Press "Enter" to skip to content

Day: August 21, 2023

Omitted Variables and Logistic Regression

John Mount misses a variable:

I would like to illustrate a way which omitted variables interfere in logistic regression inference (or coefficient estimation). These effects are different than what is seen in linear regression, and possibly different than some expectations or intuitions.

This is an interesting article and there’s a really good comment helping to explain this effect in epidemiology.

Comments closed

Creating a Box Plot in R

Steven Sanderson builds up a box plot:

Are you ready to dive into the world of data visualization in R? One powerful tool at your disposal is the box plot, also known as a box-and-whisker plot. This versatile chart can help you understand the distribution of your data and identify potential outliers. In this blog post, we’ll walk you through the process of creating box plots using R’s ggplot2 package, using the airquality dataset as an example. Whether you’re a beginner or an experienced R programmer, you’ll find something valuable here.

Click through to learn what kind of information a box plot can provide, as well as how to create one using a variety of R libraries.

Comments closed

Lists and DataFrames in R

Adrian Tam continues a series on core data types in R:

Vectors in R are supposed to be of homogeneous data type. You can use a list as the container if there are mixed data types, such as numbers and strings. The list and data frame are closely related in R. The data frame is probably more useful because it reflects how we usually collect statistics. In this post, you will learn about them. Specifically, you will know:

  • What are lists and data frames in R
  • How to manipulate lists and data frames

Read on to learn more about these two sorts of collections.

Comments closed

Projecting Gas Bills with Excel

Jiri D. performs an estimate:

With a rising prices of utilities like gas and power and winter still being in progress it might be good to check your usage from time to time. With electricity and TOU meters, it is easy, retailer does that for you and you can check your consumption and projected bill at any time with a granularity of 30 minute interval (sometimes even less).
With gas (and water) it is trickier, those are being read manually every 2 – 3 months so you may be up for a surprise when the bill arrives.

I had a co-worker who tracked this stuff in meticulous detail over a period of several years, to the point where he knew exactly how much propane to buy in August (when prices are lowest) to get through winter with minimum waste.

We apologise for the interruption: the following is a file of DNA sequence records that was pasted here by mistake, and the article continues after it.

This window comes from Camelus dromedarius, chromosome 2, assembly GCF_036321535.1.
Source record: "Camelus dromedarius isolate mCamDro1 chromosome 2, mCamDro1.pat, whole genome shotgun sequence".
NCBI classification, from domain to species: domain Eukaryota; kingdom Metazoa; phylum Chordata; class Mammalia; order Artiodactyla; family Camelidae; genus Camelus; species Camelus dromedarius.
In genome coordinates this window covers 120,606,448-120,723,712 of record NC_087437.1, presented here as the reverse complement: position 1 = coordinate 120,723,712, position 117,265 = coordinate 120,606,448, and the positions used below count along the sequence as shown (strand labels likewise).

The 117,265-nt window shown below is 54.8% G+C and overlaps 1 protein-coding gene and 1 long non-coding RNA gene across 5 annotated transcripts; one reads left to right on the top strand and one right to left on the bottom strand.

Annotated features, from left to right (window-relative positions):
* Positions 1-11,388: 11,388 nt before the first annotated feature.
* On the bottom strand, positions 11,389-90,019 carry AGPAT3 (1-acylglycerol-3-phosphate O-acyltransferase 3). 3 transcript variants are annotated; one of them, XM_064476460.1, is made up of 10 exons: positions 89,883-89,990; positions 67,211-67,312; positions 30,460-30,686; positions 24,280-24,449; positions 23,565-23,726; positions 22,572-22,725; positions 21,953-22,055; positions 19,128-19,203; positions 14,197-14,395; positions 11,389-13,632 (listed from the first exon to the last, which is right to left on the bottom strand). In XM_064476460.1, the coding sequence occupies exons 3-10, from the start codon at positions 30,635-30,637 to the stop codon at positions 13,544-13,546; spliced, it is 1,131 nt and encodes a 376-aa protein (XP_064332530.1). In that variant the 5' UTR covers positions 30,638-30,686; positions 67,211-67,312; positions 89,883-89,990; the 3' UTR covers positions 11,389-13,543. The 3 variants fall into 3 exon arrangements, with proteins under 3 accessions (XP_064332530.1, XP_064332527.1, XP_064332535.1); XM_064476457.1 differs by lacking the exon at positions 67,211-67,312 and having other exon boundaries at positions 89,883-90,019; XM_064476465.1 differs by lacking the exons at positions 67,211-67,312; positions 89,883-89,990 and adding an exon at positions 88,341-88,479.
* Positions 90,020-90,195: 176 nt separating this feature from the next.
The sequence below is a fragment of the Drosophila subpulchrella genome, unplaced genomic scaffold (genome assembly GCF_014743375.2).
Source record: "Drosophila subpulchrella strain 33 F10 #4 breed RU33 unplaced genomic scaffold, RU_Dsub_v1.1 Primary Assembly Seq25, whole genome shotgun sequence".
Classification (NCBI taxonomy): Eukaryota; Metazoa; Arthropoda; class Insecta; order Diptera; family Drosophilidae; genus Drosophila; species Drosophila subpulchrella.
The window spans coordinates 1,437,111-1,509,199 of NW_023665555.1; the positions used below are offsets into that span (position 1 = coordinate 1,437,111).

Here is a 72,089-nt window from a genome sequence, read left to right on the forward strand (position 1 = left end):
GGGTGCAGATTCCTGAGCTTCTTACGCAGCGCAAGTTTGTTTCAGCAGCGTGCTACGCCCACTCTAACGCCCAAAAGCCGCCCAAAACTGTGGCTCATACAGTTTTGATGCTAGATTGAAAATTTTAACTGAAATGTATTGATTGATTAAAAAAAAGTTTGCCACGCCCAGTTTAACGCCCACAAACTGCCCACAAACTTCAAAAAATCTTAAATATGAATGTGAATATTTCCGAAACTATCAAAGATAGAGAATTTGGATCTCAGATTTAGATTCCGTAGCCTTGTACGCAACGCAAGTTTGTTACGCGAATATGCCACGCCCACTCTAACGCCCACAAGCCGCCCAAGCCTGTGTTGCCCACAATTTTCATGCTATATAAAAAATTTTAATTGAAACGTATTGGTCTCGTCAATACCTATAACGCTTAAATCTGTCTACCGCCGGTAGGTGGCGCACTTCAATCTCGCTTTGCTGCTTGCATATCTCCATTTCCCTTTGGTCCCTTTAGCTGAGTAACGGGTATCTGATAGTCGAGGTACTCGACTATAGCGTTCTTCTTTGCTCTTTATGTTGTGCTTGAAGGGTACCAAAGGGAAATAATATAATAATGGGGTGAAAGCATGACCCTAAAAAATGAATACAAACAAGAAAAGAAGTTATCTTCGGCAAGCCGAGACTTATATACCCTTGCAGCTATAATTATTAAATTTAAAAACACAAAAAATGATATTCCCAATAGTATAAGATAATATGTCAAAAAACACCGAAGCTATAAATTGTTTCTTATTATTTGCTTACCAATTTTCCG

Comments closed

SQL Server Events: Attention Signal and User Error Message

Jose Manuel Jurado Diaz explains the difference:

Several days ago, I got a service request where we had a conversation about the differences about SQL Server Events: Attention Signal and User Error Message. In the realm of SQL Server, a well-rounded understanding of various events is crucial for optimizing performance, troubleshooting issues, and maintaining a robust database environment. In this article, we’ll delve into three important events: “Attention Signal,” “User Error Message,” and “Command Timeout.” We’ll explore their significance, scenarios where they occur, and provide a practical script to simulate and capture these events. Let’s dive in!

Read on to understand the intent of each of these event types.

Comments closed

Restoring SSAS Cubes to SQL Server 2022 CU5

Meagan Longoria runs into a problem:

I have a client who was upgrading some servers from pre-2022 versions of SQL Server to SQL Server 2022 CU7. They had some multidimensional SSAS cubes that were to go on the new server. But they ran into an issue after the upgrade. After restoring a backup of an SSAS database to the new server they found that they could no longer modify the data source using SSMS.

Read on to see what the problem was, as well as how to fix it.

Comments closed

Idle Timeouts and Power BI

Chris Webb logs us all out:

A common requirement from Power BI customers in highly-regulated industries is the need to log users out of Power BI if they have been inactive for a certain amount of time. If your Power BI reports contain extremely sensitive data you don’t want someone to open a report, leave their desk for lunch, forget to lock their PC and let everyone in the office see what’s on their screen, for obvious reasons. This has actually been possible for some time now with Power BI and is now supported for Fabic, so I thought I’d write a blog post to raise awareness.

Read on to see how it works.

Comments closed